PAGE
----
Mergers may be good for corporations, but they’re rarely good for economic stability and financial equity for consumers — especially for Black, Indigenous and People of Color (BIPOC)  and low to moderate-income (LMI) communities. 

That was the message delivered on Tuesday, March 8 by members of dozens of nonprofits, real estate agents and community-based organizations who spoke in opposition to the proposed merger of U.S. Bank and Union Bank during a virtual joint public hearing of the Board of Governors of the Federal Reserve System and the Office of the Comptroller of the Currency (OCC).

The public hearing, a rare occurrence for banks undergoing the merger process, was held in response to a request submitted in November by CRC and more than 60 of its partners. The $8 billion acquisition, which includes more than $600 billion in total assets nationally, was announced in September of 2021.

“The loss of a bank with CRA responsibility is potentially devastating to CA communities struggling to address critical needs, such as affordable housing finance, CDFI investments, support for Community Land Trusts and anti-displacement measures, credit for Native American communities, and broadband access so that all communities can connect to the myriad of benefits that the CRA provides,” said Kevin Stein, CRC’s Chief of Legal and Strategy.

Bank merger numbers in the US are unsettling. Over the last four decades, the US has lost more than 70 percent of its banks due to mergers and consolidations, according to companion comments to an Executive Order from President Joe Biden. Additionally, a bank merger hasn’t been rejected in more than 15 years, according to a Reuters report that cited research from University of Michigan professor Jeremy Kress. 

Several elected officials recently have called for a more critical review of bank mergers. Earlier this year, Rep. Maxine Waters (D-CA), Chair of the House Financial Services Committee, called on federal regulators to halt all mergers totaling more than $100 billion in assets. Shortly after the acquisition was announced, Sen. Elizabeth Warren (D-Mass.) and Rep. Jesús “Chuy” García (D-Ill.) reintroduced the Bank Merger Review Modernization Act, which would restrict bank consolidation. Federal banking regulators are also considering reviews of the bank merger process.

Doni Tadesse, CRC’s Southern California Organizer, echoed those calls from Waters, Warren and García, and spoke to the federal regulators’ review process during the hearing. 

“While Chairman Powell and the FDIC have stated that they are conducting reviews to update merger and acquisition approval procedures, the historical record suggests that this merger will ultimately be approved. This has resulted in a public sentiment that is cynical of the merger approval process and efforts to reform it,” Tadesse said. “While we appreciate your willingness to hold this hearing, please note that some of our members and members of affected communities were hesitant to freely voice their concerns.”

While proponents of the merger say that there has been measurable investment from both banks, CRC has pointed to U.S. Bank’s track record for closing branches (863 branches between 2017 and 2021), its mortgage lending disparities between white and non-white applicants and neighborhoods, and it’s costly overdraft policies. In 2020, U.S. Bank charged $340 million in overdraft fees and $338 million in overdraft fees in 2021. In January, however, U.S. Bank reformed its overdraft policies — eliminating fees for nonsufficient funds and offering customers 24 hours to deposit funds into an account that has a negative balance of more than $50. The bank still charges $36 per overdraft.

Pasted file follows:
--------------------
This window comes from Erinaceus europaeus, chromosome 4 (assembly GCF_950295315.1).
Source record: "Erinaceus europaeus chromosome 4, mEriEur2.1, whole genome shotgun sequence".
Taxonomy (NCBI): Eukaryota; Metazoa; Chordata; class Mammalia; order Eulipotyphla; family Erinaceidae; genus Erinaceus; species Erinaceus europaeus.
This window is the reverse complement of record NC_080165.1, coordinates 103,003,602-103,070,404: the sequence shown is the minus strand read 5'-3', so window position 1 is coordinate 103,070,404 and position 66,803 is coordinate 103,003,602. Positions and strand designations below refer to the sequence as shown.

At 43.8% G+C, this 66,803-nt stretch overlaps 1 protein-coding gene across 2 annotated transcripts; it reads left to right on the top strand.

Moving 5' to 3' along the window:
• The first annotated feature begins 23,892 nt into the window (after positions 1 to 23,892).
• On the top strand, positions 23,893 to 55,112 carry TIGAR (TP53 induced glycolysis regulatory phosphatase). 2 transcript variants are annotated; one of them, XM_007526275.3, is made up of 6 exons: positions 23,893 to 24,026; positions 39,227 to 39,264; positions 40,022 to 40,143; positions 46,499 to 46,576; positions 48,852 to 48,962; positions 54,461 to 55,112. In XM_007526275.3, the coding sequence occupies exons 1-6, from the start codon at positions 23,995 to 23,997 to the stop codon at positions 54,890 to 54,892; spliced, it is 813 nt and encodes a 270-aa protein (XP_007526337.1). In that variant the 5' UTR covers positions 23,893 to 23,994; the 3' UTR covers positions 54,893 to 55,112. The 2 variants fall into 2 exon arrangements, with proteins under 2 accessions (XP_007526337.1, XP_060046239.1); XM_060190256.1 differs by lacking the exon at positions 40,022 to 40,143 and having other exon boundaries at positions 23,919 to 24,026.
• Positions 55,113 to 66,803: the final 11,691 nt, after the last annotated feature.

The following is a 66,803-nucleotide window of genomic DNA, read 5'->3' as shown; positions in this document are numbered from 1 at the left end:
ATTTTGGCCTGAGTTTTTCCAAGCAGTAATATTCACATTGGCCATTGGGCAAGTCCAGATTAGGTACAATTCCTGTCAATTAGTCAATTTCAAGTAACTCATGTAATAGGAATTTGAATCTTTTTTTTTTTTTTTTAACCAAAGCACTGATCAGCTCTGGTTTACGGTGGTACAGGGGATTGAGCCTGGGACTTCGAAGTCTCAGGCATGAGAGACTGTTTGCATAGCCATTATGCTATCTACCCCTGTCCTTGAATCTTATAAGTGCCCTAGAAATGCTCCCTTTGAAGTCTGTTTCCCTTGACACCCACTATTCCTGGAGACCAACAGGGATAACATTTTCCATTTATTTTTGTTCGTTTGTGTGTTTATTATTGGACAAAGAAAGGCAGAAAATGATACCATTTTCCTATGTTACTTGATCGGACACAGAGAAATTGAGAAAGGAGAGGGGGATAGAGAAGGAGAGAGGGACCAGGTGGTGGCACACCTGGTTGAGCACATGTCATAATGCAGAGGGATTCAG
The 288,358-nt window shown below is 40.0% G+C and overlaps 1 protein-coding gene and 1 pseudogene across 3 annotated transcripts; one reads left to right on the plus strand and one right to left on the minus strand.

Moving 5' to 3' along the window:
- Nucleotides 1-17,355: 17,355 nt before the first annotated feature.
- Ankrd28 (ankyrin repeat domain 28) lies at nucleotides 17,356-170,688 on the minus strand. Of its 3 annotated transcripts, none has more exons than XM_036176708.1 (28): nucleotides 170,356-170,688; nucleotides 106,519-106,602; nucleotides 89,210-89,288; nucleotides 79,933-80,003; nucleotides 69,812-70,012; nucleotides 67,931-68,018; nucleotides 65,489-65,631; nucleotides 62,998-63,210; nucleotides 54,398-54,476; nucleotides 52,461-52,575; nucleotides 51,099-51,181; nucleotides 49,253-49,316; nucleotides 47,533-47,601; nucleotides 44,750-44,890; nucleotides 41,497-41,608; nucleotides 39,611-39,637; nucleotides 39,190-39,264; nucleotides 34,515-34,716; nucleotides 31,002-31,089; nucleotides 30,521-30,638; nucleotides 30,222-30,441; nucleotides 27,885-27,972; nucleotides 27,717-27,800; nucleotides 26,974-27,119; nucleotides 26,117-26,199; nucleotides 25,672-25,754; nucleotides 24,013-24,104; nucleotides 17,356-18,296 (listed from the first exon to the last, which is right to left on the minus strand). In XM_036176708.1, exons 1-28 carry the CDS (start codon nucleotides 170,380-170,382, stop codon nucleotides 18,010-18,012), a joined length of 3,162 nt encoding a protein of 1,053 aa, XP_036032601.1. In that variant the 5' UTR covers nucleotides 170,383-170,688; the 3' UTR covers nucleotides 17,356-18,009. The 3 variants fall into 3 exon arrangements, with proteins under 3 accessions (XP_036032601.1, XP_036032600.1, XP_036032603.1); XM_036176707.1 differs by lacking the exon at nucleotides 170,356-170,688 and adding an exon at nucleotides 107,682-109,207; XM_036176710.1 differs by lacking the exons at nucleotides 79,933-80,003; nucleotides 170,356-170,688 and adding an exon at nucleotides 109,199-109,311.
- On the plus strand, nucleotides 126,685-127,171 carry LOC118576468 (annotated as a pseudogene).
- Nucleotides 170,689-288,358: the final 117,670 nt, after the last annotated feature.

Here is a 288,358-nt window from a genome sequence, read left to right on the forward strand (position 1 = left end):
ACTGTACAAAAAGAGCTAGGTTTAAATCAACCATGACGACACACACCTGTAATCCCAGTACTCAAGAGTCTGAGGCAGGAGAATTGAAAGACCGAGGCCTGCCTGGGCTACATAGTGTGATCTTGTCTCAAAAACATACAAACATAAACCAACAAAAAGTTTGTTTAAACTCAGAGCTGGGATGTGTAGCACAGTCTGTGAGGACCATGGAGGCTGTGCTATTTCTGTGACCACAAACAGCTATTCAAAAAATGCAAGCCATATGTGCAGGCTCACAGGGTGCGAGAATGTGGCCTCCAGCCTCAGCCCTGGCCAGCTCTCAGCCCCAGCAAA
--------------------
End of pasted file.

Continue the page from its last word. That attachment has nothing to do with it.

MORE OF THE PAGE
Additionally, some fear that the loss of Union Bank due to the merger will result in fewer affordable housing finance options.

CRC Board Treasurer Paul Ainger called the acquisition the “poster child for a deal that reduces competition in the affordable housing financing industry.” Ainger, who oversaw affordable housing development for various nonprofit organizations within the northern California market for more than 20 years, spoke to his previous experience with both banks. 

“Both [U.S. Bank and Union Bank] are active in lending and investing in these deals,” Ainger said. “Both have competed for my deals, which increased the stock of affordable housing for low-income folks. But, the OCC and the Federal Reserve need to know this: Bank consolidation is bad for affordable housing financing.”

While the potential harms of bank consolidation are exponential, many of the organizations expressed a willingness to work with U.S. Bank to create a Community Benefit Agreement that stabilizes LMI communities and BIPOC communities should the merger be formally accepted. 

“We don’t want another big bank that might just be ‘too big to fail,’’ said Dolores Golden of Los Angeles-based Multicultural Real Estate Alliance. “If you all would sit down with us to create a CBA that would sustain our communities, that would be something we would want to hear. We’re willing to work together as a community to make sure this happens. We don’t want you to abandon Black and Brown communities by closing brick-and-mortar banks.”

Still, Sharon Kinlaw, CRC board chair and executive director of the Fair Housing Council of the San Fernando Valley, warns that any benefits agreement must fairly address the most critical needs of California communities. 

“We are not in the position to do business as usual…we need to have something that looks different, feels different, acts different and addresses the needs of today,” Kinlaw said.